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Tech-talk: The snake

Posted by on October 18, 2011

Tech-talk: The snake

© Divyam Ruth Täschler
hits it real hard: Andreas Esterbauer

The snake

Short description

Instead of your hand, the wrist is braught to the handle when shooting the snake. The ball is already pinned down under the man in front of the rod. By moving your arm, the ball is accelerated sideways and the man is stopping at the position where the ball is supposed to be shot on goal. As soon as the ball catches up with the man, the arm is pulled upwards causing the rod and man to spin, hitting the ball. The handle is caught in the hand to stop the spinning motion.

Scoring potential

Most players already recognizes, positively or negatively, that the snake can be shot pretty fast after a relatively short time of practice. However, consistency and precision is not included in this stadium yet, which has awarded this phase the name "hammer-and-hope": Shoot anywhere as hard as you can and hope ist somehow going in. Especially this stadium has braught mischief upon the snake but we'll cover this later in "the style".
With more practice, precision and consistancy usually catch up with speed, the slight rocking motion is disguising the release moment of the shot perfectly so that at latest then, the snake is practically impossible to race for the defender. In addition, very short distances can be shot in the same brutal manner than deep ones, which gives the upcoming snake systems starting in one of the corners of the goal rather than in the middle an important advantage over the comparable pinshot-systems. Where this advantage comes from is easyly explained by the mechanics of the two shots: When shooting a snake, you don't have to strike out. This has already been done by using the wrist instead of the hand. So when you accelerate the ball, you don't have to overhaul it with the man to be able to do your strike-out motion which you have to do when shooting a pinshot. This of course needs time and space, which is the reason why most pin-shooters struggle with the very short distances. From a mere mechanical point of view, this makes the snake the most effektive shot-system of all, but what about other aspects of the game? Walking the snake can be accomplished with a little bit of practice as well, also its definitely more simple with the common grip on the handle. But dancing around in front of the goalie to create holes in the opponents defense is not neccessary with the snake, you're usually fast enough to confidently shoot into holes already existing. 10 points for scoring potential of the snake.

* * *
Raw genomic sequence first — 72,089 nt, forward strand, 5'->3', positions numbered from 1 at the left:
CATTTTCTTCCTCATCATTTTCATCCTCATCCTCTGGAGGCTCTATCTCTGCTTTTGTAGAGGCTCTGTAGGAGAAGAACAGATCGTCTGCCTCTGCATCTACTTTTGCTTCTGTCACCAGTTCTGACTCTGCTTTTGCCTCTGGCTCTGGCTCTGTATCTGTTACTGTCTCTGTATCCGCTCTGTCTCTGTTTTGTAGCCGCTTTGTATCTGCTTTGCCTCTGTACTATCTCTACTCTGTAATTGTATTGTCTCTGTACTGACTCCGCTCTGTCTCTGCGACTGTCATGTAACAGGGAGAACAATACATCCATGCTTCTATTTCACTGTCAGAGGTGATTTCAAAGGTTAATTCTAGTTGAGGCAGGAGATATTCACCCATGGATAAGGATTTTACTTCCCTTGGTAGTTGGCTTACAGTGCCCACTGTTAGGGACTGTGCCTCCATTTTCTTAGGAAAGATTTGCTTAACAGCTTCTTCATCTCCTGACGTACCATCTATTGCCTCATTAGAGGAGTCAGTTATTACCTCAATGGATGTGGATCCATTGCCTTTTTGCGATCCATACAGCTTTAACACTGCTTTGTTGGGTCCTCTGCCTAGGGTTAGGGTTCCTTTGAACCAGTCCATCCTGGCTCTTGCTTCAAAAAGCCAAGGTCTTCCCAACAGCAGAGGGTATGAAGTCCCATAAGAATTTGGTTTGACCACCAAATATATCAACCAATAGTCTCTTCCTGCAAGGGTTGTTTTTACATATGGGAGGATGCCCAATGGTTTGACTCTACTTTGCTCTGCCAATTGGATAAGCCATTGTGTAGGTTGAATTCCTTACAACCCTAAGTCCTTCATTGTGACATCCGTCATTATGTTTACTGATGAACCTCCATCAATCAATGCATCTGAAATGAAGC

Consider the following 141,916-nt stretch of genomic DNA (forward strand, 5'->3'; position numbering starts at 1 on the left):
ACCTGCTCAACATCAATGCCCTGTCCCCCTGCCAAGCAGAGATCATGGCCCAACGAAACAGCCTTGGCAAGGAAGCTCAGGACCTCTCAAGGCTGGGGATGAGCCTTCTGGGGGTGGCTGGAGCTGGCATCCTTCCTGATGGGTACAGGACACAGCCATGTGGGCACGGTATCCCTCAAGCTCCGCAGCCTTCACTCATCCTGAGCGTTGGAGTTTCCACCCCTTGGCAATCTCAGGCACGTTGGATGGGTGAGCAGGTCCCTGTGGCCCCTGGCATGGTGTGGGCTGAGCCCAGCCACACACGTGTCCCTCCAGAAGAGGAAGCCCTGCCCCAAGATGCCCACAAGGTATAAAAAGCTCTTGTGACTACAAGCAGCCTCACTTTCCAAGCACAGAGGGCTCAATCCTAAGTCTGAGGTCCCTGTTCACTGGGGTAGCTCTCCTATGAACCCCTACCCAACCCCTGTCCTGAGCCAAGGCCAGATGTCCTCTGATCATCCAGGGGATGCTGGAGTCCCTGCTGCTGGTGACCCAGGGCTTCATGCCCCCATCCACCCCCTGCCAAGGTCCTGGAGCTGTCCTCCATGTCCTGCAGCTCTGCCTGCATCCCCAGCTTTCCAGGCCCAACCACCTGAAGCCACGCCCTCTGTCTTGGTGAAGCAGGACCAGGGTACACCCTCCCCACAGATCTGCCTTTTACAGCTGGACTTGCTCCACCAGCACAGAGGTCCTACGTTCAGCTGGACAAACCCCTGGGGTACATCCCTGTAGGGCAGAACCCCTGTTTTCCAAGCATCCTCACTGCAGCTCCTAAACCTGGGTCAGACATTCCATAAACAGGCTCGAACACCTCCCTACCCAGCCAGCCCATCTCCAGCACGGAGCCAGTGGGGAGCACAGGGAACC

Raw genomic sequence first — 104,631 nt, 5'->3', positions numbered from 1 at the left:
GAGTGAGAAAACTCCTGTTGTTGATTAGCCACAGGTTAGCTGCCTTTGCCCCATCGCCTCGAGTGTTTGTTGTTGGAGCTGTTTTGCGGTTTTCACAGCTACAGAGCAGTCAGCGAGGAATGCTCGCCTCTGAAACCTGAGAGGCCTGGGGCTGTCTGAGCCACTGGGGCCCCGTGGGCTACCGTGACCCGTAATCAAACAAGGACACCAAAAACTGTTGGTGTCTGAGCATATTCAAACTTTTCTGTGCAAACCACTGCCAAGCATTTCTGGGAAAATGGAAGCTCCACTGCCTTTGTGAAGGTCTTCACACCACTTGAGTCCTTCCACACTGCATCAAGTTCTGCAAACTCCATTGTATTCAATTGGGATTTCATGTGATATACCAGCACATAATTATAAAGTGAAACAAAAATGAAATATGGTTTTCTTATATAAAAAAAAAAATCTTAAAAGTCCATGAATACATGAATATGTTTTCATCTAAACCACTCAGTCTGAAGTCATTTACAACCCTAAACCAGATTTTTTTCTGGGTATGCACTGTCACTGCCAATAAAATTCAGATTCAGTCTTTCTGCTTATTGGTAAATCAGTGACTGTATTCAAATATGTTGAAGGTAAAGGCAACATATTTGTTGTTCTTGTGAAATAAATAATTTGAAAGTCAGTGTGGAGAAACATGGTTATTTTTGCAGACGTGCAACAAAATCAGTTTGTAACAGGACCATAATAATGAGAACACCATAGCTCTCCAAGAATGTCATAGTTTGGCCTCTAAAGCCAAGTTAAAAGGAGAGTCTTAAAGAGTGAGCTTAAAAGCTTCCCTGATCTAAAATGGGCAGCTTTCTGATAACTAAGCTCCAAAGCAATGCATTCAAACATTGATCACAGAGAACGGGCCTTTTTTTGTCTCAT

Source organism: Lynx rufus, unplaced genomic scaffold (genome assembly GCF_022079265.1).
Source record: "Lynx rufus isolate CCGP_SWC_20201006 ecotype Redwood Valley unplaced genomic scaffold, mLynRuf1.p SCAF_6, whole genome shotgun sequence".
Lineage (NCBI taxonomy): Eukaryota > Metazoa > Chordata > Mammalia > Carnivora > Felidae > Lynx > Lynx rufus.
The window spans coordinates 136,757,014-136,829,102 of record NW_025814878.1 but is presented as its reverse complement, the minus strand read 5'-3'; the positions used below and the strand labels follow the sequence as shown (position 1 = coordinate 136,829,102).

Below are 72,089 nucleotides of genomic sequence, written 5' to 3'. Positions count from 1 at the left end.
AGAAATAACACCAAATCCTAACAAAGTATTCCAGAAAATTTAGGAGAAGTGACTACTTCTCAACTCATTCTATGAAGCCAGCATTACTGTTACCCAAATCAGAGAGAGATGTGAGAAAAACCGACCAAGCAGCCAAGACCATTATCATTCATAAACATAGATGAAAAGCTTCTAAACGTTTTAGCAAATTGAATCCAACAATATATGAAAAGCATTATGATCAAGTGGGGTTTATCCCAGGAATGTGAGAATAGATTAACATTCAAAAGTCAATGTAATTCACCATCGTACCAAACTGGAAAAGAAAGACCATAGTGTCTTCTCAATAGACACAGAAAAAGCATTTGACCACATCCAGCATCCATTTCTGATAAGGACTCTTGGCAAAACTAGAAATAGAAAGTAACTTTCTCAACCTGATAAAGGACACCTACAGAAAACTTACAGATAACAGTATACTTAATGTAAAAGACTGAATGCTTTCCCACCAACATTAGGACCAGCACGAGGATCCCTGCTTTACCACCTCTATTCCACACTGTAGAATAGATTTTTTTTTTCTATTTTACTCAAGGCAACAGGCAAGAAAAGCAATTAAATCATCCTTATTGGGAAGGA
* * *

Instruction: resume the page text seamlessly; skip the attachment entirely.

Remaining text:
Two-bar performance

Well, what can I say? Who get's scored on by a snake from defense should urgently visit If anyone hasn't noticed yet, snakes are only coming STRAIGHT at your goal! You don't even have to watch out for passes in doubles. They are even harder to play than those bank-attempts some people try out get behind the enemys five-bar line. As a forward, great reliev overcomes you when you see the opposing defender bringing the wrist to the handle because it can't get more ineffective than that. Only sad 2 points for the two-bar performance of the snake.

The multitabability

In case anyone hasn't noticed yet, at the top of the ITSF-world ranking, snake shooters are stacking up and that isn't coming from nowhere. Not only is the snake an effective, easyly learnable shot, it's also simple to transfer to other tables. While you're usually struggling with a pinshot when switching to the slick, hard balls of a tornado or garlando, players from those tables usually shoot your ears off with a snake during their first visit at German tournaments. Only the bonzini, with their men of steel (OK, aluminium), is giving most players a hard time adapting to the table. Still, 9 points are awarded to the snake for its multitabability.

The style

This category separates the table-soccer world into two categories: While one group enjoys the pure brutality with which balls can be hammered into the goal, the other one condems the shot for its "not-meant-like-that" use of the handle. The latter group even created their own names like "monkey-shot" to show their resentment and of course the shot is by far too easy to learn and every idiot could shoot it anyway if he only wanted to. May it be jealousy, hurt foosball pride or really the optical concerns some players are having, fact is you're not making friends with a snake everywhere.

More malevolence is braught upon the snake player during easy pick-up games in a local bar when each opponent is sent from the table with hard snakes to the corner. At the normal bar-level, corners usually aren't guarded preventively but only by reaction. So you shouldn't hit those corners too hard, otherwise you score all the time and apart from you, nobody wants that. Only 6 points for the style.


Three-bar scoring top, the rest: flop. Mechanically the snake has reached the highest evolutionary ladder, it is hard, precise and universally applicable on every table. But therefore you have to look for other techniques for your defense and your local bar quickly, so that the snake only ends up with 6.8 points in total.

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